Some of urban and agricultural water users have been forced to conserve water to secure the river long term, but it remains overtapped. And as cities like Phoenix and Las Vegas keep growing, the region is only getting thirstier.
“We know that warmer temperatures have contributed to the drought of the last 21 years, and we know that they have exacerbated it,” Bureau of Reclamation Commissioner Brenda Burman said.
Unlike the 24-month projections that the agency uses to allocate water to the seven states and Mexico, the models released Tuesday simulate various weather and usage patterns to help water users prepare for different scenarios.
Scientists use what's called the Colorado River Simulation System to project future levels of the two reservoirs. They employed “stress testing” techniques based on river flows since 1988 to determine potential shortages if drought conditions persist.
Arizona, Nevada and Mexico agreed to cuts for the first time under a drought contingency plan signed last year. The water level in Lake Mead sits at 1,083 feet (330 meters). When projections drop below 1,075 feet (328 meters), Nevada and Arizona will face deeper cuts mandated by the plan.
Stress test models suggest a 32% chance that Lake Mead will fall below 1,075 feet by 2022 and a 77% chance by 2025. The model's median estimates indicate Lake Mead will drop by 35 feet (11 meters) by 2026.
The water level in Lake Powell is at 3,598 feet (1,097 meters), and estimates suggest it could drop by 50 feet (15 meters) by 2026.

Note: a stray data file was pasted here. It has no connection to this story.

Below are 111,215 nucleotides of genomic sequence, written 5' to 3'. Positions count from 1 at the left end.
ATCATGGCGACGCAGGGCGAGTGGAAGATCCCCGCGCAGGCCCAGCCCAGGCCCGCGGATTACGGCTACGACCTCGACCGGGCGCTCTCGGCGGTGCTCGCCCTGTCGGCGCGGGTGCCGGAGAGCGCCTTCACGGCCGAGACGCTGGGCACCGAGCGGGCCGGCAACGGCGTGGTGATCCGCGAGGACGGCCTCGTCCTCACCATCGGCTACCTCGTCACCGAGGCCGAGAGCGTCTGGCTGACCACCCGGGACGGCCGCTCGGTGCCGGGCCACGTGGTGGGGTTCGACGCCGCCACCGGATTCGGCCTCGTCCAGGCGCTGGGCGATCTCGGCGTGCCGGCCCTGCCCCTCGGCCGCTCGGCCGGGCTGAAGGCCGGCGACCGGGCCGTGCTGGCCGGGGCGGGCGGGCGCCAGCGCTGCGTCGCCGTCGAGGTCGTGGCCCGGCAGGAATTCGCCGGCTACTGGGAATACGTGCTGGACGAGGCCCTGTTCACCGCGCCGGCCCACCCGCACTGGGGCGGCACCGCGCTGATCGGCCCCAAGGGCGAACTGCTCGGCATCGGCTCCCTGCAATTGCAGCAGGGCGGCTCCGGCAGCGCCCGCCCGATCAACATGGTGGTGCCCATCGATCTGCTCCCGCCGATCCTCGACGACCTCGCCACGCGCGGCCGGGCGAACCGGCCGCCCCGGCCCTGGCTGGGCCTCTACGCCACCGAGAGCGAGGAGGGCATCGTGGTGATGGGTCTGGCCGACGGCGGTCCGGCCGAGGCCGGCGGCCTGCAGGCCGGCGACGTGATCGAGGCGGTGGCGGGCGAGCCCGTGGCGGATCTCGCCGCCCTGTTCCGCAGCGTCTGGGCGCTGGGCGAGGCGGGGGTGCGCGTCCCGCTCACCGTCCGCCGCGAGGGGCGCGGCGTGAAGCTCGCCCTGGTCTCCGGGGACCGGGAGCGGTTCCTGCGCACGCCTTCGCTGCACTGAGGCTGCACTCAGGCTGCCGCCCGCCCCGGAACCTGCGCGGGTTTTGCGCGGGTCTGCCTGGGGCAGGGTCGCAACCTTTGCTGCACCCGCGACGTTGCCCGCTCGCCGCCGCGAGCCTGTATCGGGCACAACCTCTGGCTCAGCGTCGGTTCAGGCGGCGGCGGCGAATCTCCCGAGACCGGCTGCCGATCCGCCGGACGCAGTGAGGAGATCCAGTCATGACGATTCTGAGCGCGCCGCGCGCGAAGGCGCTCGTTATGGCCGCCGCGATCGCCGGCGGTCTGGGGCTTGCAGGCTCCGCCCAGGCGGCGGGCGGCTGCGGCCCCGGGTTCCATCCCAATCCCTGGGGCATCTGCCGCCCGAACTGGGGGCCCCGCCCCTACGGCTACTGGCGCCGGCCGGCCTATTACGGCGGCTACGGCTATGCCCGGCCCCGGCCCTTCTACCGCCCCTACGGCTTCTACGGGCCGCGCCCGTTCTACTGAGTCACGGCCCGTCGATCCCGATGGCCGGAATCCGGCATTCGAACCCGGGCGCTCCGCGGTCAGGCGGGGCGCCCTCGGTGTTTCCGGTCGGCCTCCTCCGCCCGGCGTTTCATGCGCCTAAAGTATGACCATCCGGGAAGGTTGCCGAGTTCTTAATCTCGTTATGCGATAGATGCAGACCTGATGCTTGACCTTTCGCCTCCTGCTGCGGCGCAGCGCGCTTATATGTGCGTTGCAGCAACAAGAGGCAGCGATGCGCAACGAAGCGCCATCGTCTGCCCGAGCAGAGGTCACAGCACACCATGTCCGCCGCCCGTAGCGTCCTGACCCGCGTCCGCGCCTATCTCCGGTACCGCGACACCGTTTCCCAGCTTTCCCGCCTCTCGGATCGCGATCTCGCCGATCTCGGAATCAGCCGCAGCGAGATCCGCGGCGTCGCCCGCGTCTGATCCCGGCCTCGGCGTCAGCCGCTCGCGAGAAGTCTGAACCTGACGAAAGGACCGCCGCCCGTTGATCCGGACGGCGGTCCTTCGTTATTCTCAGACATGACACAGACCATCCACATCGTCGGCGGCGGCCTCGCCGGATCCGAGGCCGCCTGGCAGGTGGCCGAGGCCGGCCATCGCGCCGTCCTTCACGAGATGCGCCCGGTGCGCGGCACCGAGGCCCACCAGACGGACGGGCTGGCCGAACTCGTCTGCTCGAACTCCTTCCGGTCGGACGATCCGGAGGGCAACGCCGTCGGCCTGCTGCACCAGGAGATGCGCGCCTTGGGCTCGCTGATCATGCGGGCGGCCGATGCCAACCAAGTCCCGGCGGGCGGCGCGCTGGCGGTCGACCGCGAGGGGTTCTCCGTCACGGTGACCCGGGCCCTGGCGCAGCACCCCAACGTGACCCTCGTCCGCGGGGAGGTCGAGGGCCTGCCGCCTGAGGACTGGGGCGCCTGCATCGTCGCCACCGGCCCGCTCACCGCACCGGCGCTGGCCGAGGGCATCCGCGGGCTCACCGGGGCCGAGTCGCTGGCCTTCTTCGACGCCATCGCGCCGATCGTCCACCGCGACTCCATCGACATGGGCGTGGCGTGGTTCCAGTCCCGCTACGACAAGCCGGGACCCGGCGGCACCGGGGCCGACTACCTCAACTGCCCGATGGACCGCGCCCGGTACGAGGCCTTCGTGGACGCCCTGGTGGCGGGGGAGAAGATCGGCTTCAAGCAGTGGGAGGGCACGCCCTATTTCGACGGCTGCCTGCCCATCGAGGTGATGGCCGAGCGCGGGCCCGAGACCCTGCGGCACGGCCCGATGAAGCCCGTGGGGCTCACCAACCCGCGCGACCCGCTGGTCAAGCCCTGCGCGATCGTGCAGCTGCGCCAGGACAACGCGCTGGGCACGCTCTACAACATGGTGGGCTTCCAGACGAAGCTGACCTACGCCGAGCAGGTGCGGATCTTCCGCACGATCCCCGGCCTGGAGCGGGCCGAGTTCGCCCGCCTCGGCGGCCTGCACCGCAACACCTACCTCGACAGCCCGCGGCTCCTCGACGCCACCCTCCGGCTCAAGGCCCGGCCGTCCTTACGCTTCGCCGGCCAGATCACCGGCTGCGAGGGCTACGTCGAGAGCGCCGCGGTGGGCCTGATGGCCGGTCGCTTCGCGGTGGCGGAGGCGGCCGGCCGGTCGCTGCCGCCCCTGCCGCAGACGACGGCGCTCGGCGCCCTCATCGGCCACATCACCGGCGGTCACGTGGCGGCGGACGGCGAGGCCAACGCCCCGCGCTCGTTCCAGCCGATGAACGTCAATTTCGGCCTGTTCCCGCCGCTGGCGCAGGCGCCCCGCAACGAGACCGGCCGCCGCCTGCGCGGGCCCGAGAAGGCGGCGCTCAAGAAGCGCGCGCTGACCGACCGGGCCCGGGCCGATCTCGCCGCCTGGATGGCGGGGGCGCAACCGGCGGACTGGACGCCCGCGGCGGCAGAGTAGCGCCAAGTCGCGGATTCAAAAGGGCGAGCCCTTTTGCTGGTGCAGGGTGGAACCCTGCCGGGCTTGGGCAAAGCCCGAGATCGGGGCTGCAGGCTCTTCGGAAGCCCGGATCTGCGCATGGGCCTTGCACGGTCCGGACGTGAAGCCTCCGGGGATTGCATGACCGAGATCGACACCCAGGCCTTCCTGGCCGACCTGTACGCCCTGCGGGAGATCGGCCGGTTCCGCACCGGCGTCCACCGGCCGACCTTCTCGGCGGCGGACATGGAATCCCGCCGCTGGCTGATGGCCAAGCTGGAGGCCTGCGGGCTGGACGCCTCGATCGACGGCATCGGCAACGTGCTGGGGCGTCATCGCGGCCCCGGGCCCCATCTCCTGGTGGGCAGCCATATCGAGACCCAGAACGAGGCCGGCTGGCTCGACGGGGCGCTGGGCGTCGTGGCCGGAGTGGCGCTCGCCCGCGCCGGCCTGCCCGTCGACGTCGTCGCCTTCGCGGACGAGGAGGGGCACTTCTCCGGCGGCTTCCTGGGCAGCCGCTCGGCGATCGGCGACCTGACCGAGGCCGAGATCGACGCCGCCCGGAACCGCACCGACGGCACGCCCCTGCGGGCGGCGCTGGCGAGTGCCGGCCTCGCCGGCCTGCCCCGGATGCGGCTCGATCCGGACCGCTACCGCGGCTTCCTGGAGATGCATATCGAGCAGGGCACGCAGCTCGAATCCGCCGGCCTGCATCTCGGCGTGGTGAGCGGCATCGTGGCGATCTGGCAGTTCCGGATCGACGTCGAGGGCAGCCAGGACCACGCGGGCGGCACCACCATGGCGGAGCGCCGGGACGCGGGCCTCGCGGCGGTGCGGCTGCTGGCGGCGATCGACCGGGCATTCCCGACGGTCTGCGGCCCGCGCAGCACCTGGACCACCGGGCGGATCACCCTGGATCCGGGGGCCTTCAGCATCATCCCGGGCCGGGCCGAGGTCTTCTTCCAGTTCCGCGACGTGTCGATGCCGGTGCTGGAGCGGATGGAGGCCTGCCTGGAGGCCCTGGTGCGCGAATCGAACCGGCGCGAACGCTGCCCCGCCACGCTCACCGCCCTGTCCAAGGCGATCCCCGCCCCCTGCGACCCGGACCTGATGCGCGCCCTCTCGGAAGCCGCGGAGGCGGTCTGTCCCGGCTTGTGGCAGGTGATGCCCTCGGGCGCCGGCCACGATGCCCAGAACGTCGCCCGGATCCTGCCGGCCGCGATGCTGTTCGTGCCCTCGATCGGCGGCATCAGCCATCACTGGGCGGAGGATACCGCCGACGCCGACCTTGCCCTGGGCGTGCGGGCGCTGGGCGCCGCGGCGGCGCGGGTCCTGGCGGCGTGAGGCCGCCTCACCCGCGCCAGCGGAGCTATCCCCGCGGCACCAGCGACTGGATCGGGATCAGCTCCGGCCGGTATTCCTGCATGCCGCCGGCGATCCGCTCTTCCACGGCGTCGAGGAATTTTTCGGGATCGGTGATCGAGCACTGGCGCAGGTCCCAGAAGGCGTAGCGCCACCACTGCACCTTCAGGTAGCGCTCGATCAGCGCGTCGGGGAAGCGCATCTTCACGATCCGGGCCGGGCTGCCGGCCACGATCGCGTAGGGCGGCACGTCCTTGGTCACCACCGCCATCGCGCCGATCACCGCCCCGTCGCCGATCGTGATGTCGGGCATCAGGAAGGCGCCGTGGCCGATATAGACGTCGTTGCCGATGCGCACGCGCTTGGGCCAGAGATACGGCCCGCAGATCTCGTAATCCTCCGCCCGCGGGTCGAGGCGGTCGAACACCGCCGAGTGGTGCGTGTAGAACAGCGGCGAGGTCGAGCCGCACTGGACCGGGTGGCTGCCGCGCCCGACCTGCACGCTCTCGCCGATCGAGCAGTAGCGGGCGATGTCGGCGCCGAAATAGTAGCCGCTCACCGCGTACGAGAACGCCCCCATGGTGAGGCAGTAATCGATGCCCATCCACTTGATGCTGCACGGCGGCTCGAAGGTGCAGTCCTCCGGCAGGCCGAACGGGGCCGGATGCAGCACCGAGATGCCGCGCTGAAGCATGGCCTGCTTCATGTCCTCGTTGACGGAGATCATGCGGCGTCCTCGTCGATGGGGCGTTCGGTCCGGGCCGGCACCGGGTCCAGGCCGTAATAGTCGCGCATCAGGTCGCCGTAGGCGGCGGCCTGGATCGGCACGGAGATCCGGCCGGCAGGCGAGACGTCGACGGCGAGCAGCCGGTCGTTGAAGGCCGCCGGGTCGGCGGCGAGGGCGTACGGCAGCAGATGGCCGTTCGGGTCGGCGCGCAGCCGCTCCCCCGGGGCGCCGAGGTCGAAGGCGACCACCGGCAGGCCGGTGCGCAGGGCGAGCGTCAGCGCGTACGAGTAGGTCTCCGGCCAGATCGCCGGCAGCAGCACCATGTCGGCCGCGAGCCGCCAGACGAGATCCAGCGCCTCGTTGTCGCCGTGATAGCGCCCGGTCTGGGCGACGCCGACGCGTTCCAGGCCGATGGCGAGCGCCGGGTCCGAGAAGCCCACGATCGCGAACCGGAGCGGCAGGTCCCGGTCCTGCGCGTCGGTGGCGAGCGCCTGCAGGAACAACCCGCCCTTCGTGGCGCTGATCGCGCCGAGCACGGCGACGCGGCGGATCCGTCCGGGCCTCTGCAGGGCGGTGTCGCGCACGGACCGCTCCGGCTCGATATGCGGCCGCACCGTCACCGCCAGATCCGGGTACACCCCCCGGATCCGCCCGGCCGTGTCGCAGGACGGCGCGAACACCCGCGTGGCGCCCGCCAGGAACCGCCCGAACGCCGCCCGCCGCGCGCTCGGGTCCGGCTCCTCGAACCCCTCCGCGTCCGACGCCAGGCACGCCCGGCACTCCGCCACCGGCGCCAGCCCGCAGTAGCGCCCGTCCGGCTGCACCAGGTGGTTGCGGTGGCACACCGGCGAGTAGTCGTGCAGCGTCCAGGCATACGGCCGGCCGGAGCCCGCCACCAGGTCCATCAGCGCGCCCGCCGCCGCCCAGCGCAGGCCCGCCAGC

Burman said the models provide valuable information to cities and farms preparing for the future as drought persists and average temperatures trend upward. She said drought contingency plans are an effective mechanism to address the projected shortages — for now.
“I think what the projections are showing us is we have greater uncertainty than we did last year,” she said.
Sam Metz is a corps member for the Associated Press/Report for America Statehouse News Initiative. Report for America is a nonprofit national service program that places journalists in local newsrooms to report on undercovered issues.
FILE - This March 26, 2019, file photo, shows a bathtub ring of light minerals showing the high water mark of the reservoir which has shrunk to its lowest point on the Colorado River, as seen from the Hoover Dam, Ariz. Six states in the U.S. West that rely on the Colorado River to sustain cities and farms rebuked a plan to build an underground pipeline that would transport billions of gallons of water through the desert to southwest Utah. In a joint letter Tuesday, Sept. 8, 2020, water officials from Arizona, California, Colorado, Nevada, New Mexico and Wyoming urged the U.S. government to halt the approval process for the project, which would bring water 140 miles (225 km) from Lake Powell in northern Arizona to the growing area surrounding St. George, Utah.(AP Photo/Richard Vogel,File)
Credit: Richard Vogel
Credit: Richard Vogel